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Big Ten football parents to gather Friday outside conference HQ in ‘peaceful show of force’

TEDDY GREENSTEIN
Chicago Tribune (TNS)
Big Ten

CHICAGO – First came the open letters, which the Big Ten ignored.

Then Ohio State quarterback Justin Fields launched a #WeWantToPlay petition, which has garnered more than 270,000 e-signatures. And Big Ten officials didn’t respond to that either.

The next step is a bit more, well, in-your-face.

Randy Wade, the father of Ohio State star cornerback Shaun Wade, is organizing a rally outside Big Ten headquarters. He is calling the gathering a “peaceful show of force” and hopes for a big turnout at 8 a.m. Friday in Rosemont, Ill.

“This is not an Ohio State thing,” Wade said. “This a Big Ten thing. Come on out wearing the jersey of your favorite team. Mask up and be respectful.”

Wade is not your typical football dad. He hosts a podcast called “Daddy’s Ball” that examines issues such as recruiting, transitioning from home life to campus and signing with an agent. He has interviewed the fathers of Jalen Ramsey and Micah Parsons.

“We try to help people make better decisions,” he said.

And now he’s hoping Big Ten officials will reverse course – and join the Big 12, SEC and ACC in attempting to play fall football.

Asked if he thinks there’s a possibility the Big Ten would flip and give football a shot, Wade replied: “When people come together in unity, things can happen.”

Parents of players at Ohio State, Iowa, Penn State, Nebraska are miffed that the Big Ten pulled the plug without a concrete explanation from Commissioner Kevin Warren. And they’re frustrated by the league’s lack of transparency – was there even a vote? – and Warren’s continued silence.

Doug Ramsey, the father of Northwestern quarterback Peyton Ramsey, wondered why it was deemed safe to play high school football in Ohio, but not college football.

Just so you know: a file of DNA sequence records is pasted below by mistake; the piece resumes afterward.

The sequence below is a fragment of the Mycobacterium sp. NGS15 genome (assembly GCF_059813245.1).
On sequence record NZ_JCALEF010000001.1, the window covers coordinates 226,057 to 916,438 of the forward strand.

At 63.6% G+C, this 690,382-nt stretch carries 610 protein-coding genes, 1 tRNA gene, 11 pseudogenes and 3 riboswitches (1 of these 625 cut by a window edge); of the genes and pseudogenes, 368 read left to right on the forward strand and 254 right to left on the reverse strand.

Iowa parents, some of whom are expected to appear Friday, blistered the league by writing: “The Big Ten’s lack of communication and leadership is offensive.”

Phil Spiewak, father of long-snapper Austin Spiewak, said the goal of sending the letter late last week was to “rattle the cage.”

If the cage has been rattled, no feathers are showing.

Big Ten officials continue to decline comment. They also would not say whether league headquarters would be open Friday or if Warren has been working from there or his downtown Chicago apartment.

“I’m super nervous,” Wade said, “because when you’re the one to light that match, what if you don’t get the support?”

Wade is aware of the critics who deem him a helicopter parent and contend the players should fight their own battle.

“The thing they don’t understand is, these kids start playing football or any sport at a very young age,” he said. “It’s the parents and the kids who get them in the position they are in. A lot of people want kids to stand on their own but as soon as they have talent, everyone is trying to influence them. They need help from someone who has been on the planet longer than they have.”